Hurricane Fiona strengthened to a powerful Category 4 storm on Wednesday as it headed toward Bermuda after carving a destructive path through the Dominican Republic and Puerto Rico, where most were without power and up to eight people may have died.
After making landfall in Puerto Rico on Sunday, Fiona caused devastating flooding and landslides on the island and gathered steam as it barreled into the Dominican Republic and the Turks and Caicos Islands in the ensuing two days.
By Wednesday, Fiona was packing winds as high as 130 miles per hour (215 km per hour) and was expected to strengthen as it moved north toward Bermuda, though the current forecast does not see Bermuda taking a direct hit, the National Hurricane Center said.
"On the forecast track, the center of Fiona will continue to move away from the Turks and Caicos today, and approach Bermuda late on Thursday," the agency said in an early Wednesday report.
In Puerto Rico, where nearly half of the island's 3.3 million residents were still without water and 80 percent were lacking power, authorities were trying to get a handle on the scale of the destruction and start the recovery.
At least eight deaths are being investigated as potentially caused by Fiona, including a sick 4-month-old infant whose mother struggled to get to the hospital due to blocked roads, Dr. Maria Conte Miller, director of the Institute of Forensic Sciences, said in a roundtable on Tuesday.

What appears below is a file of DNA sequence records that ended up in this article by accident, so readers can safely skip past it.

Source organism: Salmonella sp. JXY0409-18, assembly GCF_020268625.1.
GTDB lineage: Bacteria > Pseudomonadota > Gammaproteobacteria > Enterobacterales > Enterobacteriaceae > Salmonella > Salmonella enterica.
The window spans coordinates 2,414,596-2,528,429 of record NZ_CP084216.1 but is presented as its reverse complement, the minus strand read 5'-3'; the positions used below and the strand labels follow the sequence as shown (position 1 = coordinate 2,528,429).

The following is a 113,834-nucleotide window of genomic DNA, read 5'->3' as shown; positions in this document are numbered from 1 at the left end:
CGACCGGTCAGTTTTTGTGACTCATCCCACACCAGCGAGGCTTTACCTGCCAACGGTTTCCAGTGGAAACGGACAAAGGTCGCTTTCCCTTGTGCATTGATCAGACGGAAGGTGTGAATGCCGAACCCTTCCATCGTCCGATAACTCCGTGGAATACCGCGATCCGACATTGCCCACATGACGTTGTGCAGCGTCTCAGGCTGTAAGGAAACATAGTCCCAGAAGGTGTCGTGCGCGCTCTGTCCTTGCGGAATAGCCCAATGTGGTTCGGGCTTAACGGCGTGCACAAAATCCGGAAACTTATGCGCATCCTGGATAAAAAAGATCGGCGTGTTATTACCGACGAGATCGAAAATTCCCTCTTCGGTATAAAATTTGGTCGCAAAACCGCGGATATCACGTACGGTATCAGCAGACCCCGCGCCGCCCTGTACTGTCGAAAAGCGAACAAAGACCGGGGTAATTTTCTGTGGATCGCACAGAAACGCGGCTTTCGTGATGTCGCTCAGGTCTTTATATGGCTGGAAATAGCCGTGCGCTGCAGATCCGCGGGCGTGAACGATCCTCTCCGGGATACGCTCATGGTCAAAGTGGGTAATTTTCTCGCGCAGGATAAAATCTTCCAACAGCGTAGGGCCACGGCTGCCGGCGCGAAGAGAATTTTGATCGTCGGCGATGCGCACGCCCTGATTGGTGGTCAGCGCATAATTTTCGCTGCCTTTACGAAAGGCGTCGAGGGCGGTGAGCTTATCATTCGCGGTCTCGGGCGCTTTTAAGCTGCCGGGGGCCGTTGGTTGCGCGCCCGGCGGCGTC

The US Federal Emergency Management Agency has so far attributed four deaths to the storm in Puerto Rico. A fifth person was killed in Guadeloupe earlier in the week.
The Bermuda Weather Service has issued a tropical storm warning for the archipelago, which lies 600 miles (966 km) east of the US state of North Carolina, as Fiona tracks to the west of the British Overseas Territory. Hurricane-force winds are a possibility depending on the storm's path, it said.
"Outer rain bands will sweep into the region bringing bouts of showers, thunderstorms, and heavy rain," the weather service said in its forecast for Thursday and Friday.
An estimated 1.2 million homes and businesses remained without power in Puerto Rico on Wednesday morning, according to Poweroutages.com. LUMA Energy has said full restoration to all 1.5 million customers could take several days.
The pace of power restoration is faster than after Hurricane Maria in 2017 when the entire island was without power for a week.
In the neighboring Dominican Republic, Fiona triggered severe flooding that limited road access to villages, forced 12,500 people from their homes and knocked out power to hundreds of thousands of people.
Fiona was the first hurricane to score a direct hit on the Dominican Republic since Jeanne left severe damage in the east of the country in 2004.
US Health Secretary Xavier Becerra declared a public health emergency for Puerto Rico on Tuesday night, freeing up federal funds and equipment to assist the island.